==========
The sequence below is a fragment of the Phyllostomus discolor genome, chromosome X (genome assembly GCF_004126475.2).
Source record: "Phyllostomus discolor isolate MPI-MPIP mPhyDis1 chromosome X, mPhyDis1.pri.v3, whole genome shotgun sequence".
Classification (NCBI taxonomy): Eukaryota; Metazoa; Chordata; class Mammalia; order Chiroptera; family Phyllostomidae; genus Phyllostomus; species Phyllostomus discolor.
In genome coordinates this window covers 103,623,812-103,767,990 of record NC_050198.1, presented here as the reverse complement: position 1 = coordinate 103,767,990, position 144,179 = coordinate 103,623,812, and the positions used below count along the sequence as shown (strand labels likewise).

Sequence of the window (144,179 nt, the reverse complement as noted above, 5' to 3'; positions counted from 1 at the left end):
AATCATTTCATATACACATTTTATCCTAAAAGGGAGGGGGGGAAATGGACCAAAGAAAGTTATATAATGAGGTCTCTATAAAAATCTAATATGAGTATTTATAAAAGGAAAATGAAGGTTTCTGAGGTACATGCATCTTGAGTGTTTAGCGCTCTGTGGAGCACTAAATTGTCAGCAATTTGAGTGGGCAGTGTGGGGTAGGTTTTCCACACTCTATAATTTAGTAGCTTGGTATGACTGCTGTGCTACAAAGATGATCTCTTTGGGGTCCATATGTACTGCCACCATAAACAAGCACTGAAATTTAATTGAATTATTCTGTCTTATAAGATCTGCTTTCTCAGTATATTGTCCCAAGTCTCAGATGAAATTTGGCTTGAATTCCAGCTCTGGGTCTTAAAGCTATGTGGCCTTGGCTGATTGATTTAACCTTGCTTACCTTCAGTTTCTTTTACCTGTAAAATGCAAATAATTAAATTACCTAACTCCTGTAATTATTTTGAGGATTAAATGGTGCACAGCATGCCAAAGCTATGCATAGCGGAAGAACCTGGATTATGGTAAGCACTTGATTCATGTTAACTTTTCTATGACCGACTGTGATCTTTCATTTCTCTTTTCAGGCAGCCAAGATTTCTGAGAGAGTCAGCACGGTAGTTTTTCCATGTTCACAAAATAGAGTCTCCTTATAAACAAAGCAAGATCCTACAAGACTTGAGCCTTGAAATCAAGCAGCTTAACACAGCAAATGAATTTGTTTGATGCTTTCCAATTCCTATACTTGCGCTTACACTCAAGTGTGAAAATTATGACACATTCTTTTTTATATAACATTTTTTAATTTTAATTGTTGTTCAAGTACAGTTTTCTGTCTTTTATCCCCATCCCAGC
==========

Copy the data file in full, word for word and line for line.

The sequence below is a fragment of the Phyllostomus discolor genome, chromosome X (genome assembly GCF_004126475.2).
Source record: "Phyllostomus discolor isolate MPI-MPIP mPhyDis1 chromosome X, mPhyDis1.pri.v3, whole genome shotgun sequence".
Classification (NCBI taxonomy): Eukaryota; Metazoa; Chordata; class Mammalia; order Chiroptera; family Phyllostomidae; genus Phyllostomus; species Phyllostomus discolor.
In genome coordinates this window covers 103,623,812-103,767,990 of record NC_050198.1, presented here as the reverse complement: position 1 = coordinate 103,767,990, position 144,179 = coordinate 103,623,812, and the positions used below count along the sequence as shown (strand labels likewise).

Sequence of the window (144,179 nt, the reverse complement as noted above, 5' to 3'; positions counted from 1 at the left end):
AATCATTTCATATACACATTTTATCCTAAAAGGGAGGGGGGGAAATGGACCAAAGAAAGTTATATAATGAGGTCTCTATAAAAATCTAATATGAGTATTTATAAAAGGAAAATGAAGGTTTCTGAGGTACATGCATCTTGAGTGTTTAGCGCTCTGTGGAGCACTAAATTGTCAGCAATTTGAGTGGGCAGTGTGGGGTAGGTTTTCCACACTCTATAATTTAGTAGCTTGGTATGACTGCTGTGCTACAAAGATGATCTCTTTGGGGTCCATATGTACTGCCACCATAAACAAGCACTGAAATTTAATTGAATTATTCTGTCTTATAAGATCTGCTTTCTCAGTATATTGTCCCAAGTCTCAGATGAAATTTGGCTTGAATTCCAGCTCTGGGTCTTAAAGCTATGTGGCCTTGGCTGATTGATTTAACCTTGCTTACCTTCAGTTTCTTTTACCTGTAAAATGCAAATAATTAAATTACCTAACTCCTGTAATTATTTTGAGGATTAAATGGTGCACAGCATGCCAAAGCTATGCATAGCGGAAGAACCTGGATTATGGTAAGCACTTGATTCATGTTAACTTTTCTATGACCGACTGTGATCTTTCATTTCTCTTTTCAGGCAGCCAAGATTTCTGAGAGAGTCAGCACGGTAGTTTTTCCATGTTCACAAAATAGAGTCTCCTTATAAACAAAGCAAGATCCTACAAGACTTGAGCCTTGAAATCAAGCAGCTTAACACAGCAAATGAATTTGTTTGATGCTTTCCAATTCCTATACTTGCGCTTACACTCAAGTGTGAAAATTATGACACATTCTTTTTTATATAACATTTTTTAATTTTAATTGTTGTTCAAGTACAGTTTTCTGTCTTTTATCCCCATCCCAGC